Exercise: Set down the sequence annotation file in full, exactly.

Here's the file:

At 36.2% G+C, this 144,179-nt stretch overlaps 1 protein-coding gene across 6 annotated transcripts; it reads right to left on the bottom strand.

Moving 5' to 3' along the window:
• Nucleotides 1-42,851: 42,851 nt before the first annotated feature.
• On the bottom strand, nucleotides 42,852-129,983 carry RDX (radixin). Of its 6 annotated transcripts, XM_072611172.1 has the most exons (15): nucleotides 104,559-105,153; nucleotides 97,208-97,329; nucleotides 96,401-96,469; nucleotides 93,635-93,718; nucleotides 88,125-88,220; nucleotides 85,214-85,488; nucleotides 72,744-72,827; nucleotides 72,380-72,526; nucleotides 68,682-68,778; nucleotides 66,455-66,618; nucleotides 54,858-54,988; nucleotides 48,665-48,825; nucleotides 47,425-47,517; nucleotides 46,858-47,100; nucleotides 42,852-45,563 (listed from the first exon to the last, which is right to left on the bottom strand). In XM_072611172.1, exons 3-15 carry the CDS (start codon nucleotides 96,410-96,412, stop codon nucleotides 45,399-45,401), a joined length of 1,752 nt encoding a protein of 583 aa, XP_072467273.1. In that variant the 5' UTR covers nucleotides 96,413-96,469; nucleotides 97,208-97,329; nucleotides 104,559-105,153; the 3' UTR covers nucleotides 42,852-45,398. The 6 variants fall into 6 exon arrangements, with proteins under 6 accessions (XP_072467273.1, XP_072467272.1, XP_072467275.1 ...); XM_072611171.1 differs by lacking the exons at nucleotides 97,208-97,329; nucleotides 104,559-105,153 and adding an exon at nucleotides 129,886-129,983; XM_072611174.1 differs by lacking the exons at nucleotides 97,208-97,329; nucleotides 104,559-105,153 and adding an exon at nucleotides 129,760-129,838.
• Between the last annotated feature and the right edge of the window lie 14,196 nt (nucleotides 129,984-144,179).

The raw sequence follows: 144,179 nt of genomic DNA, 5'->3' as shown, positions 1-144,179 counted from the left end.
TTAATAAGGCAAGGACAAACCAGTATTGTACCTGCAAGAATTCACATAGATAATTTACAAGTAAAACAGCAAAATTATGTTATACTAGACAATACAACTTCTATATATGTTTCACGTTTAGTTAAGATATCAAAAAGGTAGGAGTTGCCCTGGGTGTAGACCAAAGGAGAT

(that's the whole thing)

At 36.2% G+C, this 144,179-nt stretch overlaps 1 protein-coding gene across 6 annotated transcripts; it reads right to left on the bottom strand.

Moving 5' to 3' along the window:
• Nucleotides 1-42,851: 42,851 nt before the first annotated feature.
• On the bottom strand, nucleotides 42,852-129,983 carry RDX (radixin). Of its 6 annotated transcripts, XM_072611172.1 has the most exons (15): nucleotides 104,559-105,153; nucleotides 97,208-97,329; nucleotides 96,401-96,469; nucleotides 93,635-93,718; nucleotides 88,125-88,220; nucleotides 85,214-85,488; nucleotides 72,744-72,827; nucleotides 72,380-72,526; nucleotides 68,682-68,778; nucleotides 66,455-66,618; nucleotides 54,858-54,988; nucleotides 48,665-48,825; nucleotides 47,425-47,517; nucleotides 46,858-47,100; nucleotides 42,852-45,563 (listed from the first exon to the last, which is right to left on the bottom strand). In XM_072611172.1, exons 3-15 carry the CDS (start codon nucleotides 96,410-96,412, stop codon nucleotides 45,399-45,401), a joined length of 1,752 nt encoding a protein of 583 aa, XP_072467273.1. In that variant the 5' UTR covers nucleotides 96,413-96,469; nucleotides 97,208-97,329; nucleotides 104,559-105,153; the 3' UTR covers nucleotides 42,852-45,398. The 6 variants fall into 6 exon arrangements, with proteins under 6 accessions (XP_072467273.1, XP_072467272.1, XP_072467275.1 ...); XM_072611171.1 differs by lacking the exons at nucleotides 97,208-97,329; nucleotides 104,559-105,153 and adding an exon at nucleotides 129,886-129,983; XM_072611174.1 differs by lacking the exons at nucleotides 97,208-97,329; nucleotides 104,559-105,153 and adding an exon at nucleotides 129,760-129,838.
• Between the last annotated feature and the right edge of the window lie 14,196 nt (nucleotides 129,984-144,179).

The raw sequence follows: 144,179 nt of genomic DNA, 5'->3' as shown, positions 1-144,179 counted from the left end.
TTAATAAGGCAAGGACAAACCAGTATTGTACCTGCAAGAATTCACATAGATAATTTACAAGTAAAACAGCAAAATTATGTTATACTAGACAATACAACTTCTATATATGTTTCACGTTTAGTTAAGATATCAAAAAGGTAGGAGTTGCCCTGGGTGTAGACCAAAGGAGAT